The Battle of Camden
The battle of Camden, South Carolina was a stunning defeat for the American Army. However the battle of Camden did effectively remove the politically appointed General Hortio Gates, and place the new General Nathaniel Greene, a man Washington had hoped would replace him should anything befall the Commander in Chief.
Horatio Gates, the victor of Saratoga, had assumed command of the Army in the South, and things were going poorly. Gates a political appointee had little appreciation for the depravity and poor condition of the troops in the south. In addition, Gates also had a false sense of confidence when meeting the enemy.
Lord Cornwallis, had occupied Camden, South Carolina, a town thus named for Charles Pratt, Lord Camden. After gaining initial control of the seaports and the coastal towns (as with the capture of Savannah, and Charleston), the British forces moved into the “backwater towns” establishing a series of outposts, and reestablishing British rule. Lord Rawdon was to establish strong outposts at Camden, Cheraw, Hanging Rock, and Rocky Mount.
Lord Cornwallis, recalling his other troops from their outpost has assembled a garrison force of 2,200. He has also occupied the home of the local South Carolina Militia Col. J. Kershaw. His troops include the famed Tarlton legion, Royal Welsh Fusiliers, a Riding Regiment, and Highlanders, all battle tested and strong.
Gates continues to recruit troops, with incentives of Rum for the troops, but dysentery and illness is prevent among the troops. When they arrive there is no rum, but only molasses, which makes the situation only worse. Gates however figuring that he has numerical superiority with his 7,000 troops (but he is mistaken, he has only 4100), figures he will engage Cornwallis. His aide pleads with him not to fight, as only 1/2 are able to fight at all.
On the 16th of August, Gates starts to march his troops down the road into town. At 02:30Hrs, the first shots of the battle are fired. Things are a bit confused so both sides retire on their ground, and await daylight.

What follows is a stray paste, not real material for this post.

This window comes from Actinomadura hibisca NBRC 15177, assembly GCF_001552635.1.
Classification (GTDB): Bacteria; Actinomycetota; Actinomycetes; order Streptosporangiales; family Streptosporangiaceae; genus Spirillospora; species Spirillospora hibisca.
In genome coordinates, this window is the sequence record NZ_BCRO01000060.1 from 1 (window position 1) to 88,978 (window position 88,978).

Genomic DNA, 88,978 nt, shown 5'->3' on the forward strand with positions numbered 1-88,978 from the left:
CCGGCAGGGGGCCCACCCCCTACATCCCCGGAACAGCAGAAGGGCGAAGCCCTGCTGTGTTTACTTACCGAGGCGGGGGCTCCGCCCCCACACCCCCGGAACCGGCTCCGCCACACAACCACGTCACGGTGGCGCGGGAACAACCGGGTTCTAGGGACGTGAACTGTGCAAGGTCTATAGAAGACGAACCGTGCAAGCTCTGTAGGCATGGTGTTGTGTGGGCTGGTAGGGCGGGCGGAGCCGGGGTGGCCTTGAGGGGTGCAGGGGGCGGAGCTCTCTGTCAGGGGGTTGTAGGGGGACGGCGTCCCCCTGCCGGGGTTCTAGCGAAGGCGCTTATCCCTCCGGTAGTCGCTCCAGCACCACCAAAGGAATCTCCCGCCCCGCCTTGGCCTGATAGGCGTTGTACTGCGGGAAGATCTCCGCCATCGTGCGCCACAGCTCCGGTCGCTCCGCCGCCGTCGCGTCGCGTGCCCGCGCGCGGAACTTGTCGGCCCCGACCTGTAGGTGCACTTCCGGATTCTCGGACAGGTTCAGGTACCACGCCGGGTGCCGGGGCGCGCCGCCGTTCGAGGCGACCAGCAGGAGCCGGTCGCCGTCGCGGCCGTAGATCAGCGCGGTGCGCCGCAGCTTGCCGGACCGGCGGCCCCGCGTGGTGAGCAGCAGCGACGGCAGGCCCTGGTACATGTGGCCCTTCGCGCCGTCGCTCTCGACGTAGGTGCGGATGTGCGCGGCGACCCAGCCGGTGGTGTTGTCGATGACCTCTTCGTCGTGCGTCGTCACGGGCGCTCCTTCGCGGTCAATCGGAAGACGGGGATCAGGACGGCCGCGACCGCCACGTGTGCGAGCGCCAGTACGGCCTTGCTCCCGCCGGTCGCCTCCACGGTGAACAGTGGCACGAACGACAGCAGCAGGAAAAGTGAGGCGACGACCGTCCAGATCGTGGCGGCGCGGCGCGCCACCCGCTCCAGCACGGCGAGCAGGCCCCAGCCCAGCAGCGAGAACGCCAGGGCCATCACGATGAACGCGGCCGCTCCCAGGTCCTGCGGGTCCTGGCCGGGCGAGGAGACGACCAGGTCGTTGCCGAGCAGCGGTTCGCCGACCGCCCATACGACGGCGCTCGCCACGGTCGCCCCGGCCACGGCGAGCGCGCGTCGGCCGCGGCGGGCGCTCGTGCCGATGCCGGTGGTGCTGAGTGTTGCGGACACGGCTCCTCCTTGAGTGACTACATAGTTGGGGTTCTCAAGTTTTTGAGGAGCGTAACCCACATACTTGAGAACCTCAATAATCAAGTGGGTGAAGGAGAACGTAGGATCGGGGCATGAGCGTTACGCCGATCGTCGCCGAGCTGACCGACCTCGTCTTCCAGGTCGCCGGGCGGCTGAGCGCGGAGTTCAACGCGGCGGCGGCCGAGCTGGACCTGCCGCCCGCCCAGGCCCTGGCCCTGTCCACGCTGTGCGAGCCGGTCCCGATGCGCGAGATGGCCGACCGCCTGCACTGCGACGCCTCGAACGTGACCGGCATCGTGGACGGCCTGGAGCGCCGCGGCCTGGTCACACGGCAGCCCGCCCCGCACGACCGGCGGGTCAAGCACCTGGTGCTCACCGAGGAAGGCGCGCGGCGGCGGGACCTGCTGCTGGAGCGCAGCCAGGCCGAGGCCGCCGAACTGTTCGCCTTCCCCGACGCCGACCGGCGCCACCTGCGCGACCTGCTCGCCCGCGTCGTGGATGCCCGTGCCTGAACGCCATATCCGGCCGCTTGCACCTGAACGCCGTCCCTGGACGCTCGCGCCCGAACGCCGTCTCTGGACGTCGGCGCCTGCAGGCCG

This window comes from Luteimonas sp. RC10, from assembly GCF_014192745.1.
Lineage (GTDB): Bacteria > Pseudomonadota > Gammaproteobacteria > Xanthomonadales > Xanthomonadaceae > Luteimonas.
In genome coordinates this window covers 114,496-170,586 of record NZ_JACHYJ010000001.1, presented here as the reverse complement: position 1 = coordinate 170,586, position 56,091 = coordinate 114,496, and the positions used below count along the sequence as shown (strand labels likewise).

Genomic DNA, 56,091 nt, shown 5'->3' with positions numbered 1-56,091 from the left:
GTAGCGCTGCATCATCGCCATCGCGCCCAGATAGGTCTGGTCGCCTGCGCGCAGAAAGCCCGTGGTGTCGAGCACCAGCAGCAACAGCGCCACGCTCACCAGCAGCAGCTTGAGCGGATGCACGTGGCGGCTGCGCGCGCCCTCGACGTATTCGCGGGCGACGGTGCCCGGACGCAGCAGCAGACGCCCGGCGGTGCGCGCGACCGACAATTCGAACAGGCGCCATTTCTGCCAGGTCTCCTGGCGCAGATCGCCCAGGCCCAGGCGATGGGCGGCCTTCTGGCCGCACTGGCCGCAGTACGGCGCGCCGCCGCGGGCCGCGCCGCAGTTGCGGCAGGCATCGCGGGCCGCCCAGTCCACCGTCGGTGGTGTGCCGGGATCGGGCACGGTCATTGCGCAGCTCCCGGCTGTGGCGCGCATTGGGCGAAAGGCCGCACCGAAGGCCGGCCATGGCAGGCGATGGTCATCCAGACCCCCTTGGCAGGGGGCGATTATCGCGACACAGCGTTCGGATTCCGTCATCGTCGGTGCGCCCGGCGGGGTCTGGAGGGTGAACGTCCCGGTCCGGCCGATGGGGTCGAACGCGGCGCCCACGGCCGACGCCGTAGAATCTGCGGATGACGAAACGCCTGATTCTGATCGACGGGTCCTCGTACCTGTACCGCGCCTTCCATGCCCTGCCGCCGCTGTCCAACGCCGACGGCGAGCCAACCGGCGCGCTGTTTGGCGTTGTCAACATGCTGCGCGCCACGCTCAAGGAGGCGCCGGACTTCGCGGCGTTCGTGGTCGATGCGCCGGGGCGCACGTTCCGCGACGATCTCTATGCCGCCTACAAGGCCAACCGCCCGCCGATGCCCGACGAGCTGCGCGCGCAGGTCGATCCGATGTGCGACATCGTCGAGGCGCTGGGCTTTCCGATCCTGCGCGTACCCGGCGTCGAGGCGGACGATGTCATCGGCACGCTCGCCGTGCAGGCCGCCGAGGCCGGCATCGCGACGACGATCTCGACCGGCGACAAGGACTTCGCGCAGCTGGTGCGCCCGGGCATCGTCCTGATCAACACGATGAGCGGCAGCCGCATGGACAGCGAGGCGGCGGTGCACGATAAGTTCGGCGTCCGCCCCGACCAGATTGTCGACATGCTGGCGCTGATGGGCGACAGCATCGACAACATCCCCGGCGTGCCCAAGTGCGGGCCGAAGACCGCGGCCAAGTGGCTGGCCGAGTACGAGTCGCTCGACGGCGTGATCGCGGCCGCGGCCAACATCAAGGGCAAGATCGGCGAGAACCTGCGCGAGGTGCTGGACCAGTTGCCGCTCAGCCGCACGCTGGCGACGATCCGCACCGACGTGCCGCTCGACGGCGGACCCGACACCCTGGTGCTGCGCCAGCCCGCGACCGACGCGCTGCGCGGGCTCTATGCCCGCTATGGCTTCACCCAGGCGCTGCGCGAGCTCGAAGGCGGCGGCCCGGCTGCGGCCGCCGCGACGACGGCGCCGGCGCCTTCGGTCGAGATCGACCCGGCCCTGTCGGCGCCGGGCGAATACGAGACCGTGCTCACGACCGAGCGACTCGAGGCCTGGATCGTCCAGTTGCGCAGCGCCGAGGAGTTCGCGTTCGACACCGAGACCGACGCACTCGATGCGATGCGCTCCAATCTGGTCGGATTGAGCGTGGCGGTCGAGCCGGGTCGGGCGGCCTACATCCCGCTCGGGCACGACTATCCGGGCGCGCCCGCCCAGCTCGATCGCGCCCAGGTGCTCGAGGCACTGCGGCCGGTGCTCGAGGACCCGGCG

Gates positioned his militia, 80% of them untested in battle, opposite the British seasoned regulars. He then placed his regular Marylanders and Delaware Continentals on the right, with a small detachment of Marylanders in reserve. Gates then positions himself in the rear, and waits.
The Virginia militia (some 50 volunteers) advance, and are immediately routed, running immediately to the rear. Seeing the running of their fellow militia, the North Carolina militia joins suit, leaving the Marylanders with no flank support.
The British eyeing the bigger prize, lets the militia run, and rolls up the Maryland flank. The British, then focus their attention to the Maryland reserves.
General Johann De Kalb (Baron De Kalb), and his seasoned Maryland line stood fast against the British troops lead by Lord Rawdon. De Kalb had suffered several wounds as well as the loss of his horse, but did not withdrawal or retreat. The Americans attacked from both flanks and in front, have no chance. De Kalb suffers several gunshot wounds and saber cuts, and is mortally wounded. Only a small number of Delaware and Maryland troops manage to retreat. They head to Hillsboro, but of the 4100, less that 700 make it to safety. 800 to 900 Americans are killed, and 1000 taken prisoner.
The British however have minor losses, 68 killed and 350 wounded.
As to General Gates, after his left wing falls, the turns to the rear and flees. The rides for 3 days before finally resting, in Hillsboro.